The World Health Organization (WHO) has resumed hydroxychloroquine trials for COVID-19, after reviewing safety concerns.
From the past two decades, the coronaviruses are spreading across the globe, attacking the respiratory system. They cause respiratory tract infections that can range from mild to deadly. The recent one is the novel coronavirus (COVID-19) is rapidly spreading across the globe. In May 2020, the research team from Brigham and Women’s Hospital had assessed real-life evidence for COVID-19 patients who received chloroquine or hydroxychloroquine. That time team stated that there is no strong evidence that either hydroxychloroquine reduced the mortality rate among COVID-19 patients. The research was published in the Lancet journal.
The veracity of the data was questioned immediately after the study was published. Now, after more than a week of questioning the integrity of the data, three of the four authors on the paper voluntarily withdrew it, following a controversial study that found chloroquine or hydroxychloroquine treatment is not safe or effective for COVID-19. For the time being, results published in the first randomized clinical testing suggest that it is no better than a placebo at preventing COVID-19. In May 2020, the team had noted that individuals who received chloroquine or hydroxychloroquine were more expected to experience rapid heart rhythms compared to those who had not received hydroxychloroquine.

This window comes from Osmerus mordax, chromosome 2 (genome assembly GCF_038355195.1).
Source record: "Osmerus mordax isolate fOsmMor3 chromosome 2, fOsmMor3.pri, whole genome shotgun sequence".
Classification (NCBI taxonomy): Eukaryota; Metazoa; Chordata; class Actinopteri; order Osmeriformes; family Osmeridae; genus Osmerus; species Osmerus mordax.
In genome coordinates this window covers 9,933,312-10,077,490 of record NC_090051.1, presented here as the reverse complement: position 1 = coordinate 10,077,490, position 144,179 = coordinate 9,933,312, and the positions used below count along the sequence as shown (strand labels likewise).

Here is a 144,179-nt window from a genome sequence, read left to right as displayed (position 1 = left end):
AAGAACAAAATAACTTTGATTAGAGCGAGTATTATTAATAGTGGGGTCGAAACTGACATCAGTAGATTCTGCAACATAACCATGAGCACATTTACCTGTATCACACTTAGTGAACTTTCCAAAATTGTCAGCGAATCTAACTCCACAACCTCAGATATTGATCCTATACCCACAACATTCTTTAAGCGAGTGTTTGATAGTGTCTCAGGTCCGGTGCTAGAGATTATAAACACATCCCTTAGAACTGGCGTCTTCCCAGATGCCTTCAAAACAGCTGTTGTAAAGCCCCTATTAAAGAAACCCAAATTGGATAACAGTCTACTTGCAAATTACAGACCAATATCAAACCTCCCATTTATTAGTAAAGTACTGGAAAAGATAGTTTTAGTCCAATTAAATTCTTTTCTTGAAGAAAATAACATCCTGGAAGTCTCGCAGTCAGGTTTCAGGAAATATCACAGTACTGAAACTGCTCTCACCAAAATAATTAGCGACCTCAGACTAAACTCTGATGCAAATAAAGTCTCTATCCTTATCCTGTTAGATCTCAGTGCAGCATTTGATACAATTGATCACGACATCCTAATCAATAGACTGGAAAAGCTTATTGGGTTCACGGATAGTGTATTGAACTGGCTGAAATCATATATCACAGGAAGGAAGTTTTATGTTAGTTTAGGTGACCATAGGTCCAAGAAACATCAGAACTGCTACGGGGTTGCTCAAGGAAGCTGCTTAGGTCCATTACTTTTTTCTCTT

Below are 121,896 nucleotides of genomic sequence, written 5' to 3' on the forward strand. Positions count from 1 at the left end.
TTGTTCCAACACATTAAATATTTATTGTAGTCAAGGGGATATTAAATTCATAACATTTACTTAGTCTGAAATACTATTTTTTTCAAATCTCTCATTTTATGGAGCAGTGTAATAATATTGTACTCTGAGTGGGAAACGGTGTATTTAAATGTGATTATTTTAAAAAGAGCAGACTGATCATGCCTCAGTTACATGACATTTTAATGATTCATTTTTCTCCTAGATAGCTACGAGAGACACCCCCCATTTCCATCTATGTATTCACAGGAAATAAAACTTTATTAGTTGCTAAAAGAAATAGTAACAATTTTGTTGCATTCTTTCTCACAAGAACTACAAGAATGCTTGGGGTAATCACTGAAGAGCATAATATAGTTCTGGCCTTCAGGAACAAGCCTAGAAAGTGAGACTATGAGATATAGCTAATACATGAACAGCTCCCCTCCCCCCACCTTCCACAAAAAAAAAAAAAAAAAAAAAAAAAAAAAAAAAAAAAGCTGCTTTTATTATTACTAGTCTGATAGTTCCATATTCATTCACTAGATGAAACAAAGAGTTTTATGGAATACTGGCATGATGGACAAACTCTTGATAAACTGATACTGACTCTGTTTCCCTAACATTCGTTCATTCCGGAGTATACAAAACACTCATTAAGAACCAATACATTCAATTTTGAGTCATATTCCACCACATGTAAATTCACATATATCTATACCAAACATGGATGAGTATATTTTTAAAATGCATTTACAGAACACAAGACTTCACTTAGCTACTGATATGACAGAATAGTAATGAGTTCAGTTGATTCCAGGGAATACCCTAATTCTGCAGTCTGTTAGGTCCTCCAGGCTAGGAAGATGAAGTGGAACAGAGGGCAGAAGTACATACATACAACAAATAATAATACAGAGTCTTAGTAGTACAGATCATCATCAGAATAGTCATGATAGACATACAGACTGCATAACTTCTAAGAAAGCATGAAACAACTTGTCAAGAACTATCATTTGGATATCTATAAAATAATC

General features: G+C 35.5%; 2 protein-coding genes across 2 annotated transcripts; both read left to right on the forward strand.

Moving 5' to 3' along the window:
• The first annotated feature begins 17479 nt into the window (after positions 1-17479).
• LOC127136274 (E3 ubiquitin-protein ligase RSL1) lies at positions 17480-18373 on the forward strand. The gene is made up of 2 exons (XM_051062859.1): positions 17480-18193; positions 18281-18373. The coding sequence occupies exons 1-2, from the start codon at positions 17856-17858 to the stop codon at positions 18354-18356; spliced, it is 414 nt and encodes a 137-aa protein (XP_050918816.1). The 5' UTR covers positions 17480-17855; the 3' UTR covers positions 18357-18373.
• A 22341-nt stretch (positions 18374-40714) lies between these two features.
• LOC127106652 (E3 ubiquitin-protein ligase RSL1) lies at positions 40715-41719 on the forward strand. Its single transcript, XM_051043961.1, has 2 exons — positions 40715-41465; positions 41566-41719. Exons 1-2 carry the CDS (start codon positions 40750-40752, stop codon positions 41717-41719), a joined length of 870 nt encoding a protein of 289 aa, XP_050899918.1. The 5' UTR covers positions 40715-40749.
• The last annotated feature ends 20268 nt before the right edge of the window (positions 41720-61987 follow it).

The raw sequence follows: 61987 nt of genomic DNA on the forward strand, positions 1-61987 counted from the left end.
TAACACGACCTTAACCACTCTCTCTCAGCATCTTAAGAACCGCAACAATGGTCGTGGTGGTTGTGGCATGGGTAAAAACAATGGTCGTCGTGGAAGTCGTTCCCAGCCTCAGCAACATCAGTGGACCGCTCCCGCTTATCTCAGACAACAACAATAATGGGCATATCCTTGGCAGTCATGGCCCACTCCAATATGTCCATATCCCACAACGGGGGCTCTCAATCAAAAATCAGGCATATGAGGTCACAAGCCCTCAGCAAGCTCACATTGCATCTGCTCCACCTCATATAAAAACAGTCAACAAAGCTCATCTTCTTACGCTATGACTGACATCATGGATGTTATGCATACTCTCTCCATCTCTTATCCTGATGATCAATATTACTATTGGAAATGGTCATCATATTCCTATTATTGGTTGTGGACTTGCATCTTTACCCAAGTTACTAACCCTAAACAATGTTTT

A high risk of death from novel coronaviruses was found in thousands of COVID-19 patients treated with chloroquine or hydroxychloroquine. During that research, the researchers examined around 15,000 individuals from 671 hospitals across 6 continents and found that hydroxychloroquine treatment increases the risk of cardiovascular events and mortality. Moreover, at that time, the World Health Organization (WHO) had also recommended the discontinuation of hydroxychloroquine testing for COVID-19 treatment. However, now, WHO has resumed hydroxychloroquine trials for COVID-19, after reviewing safety concerns.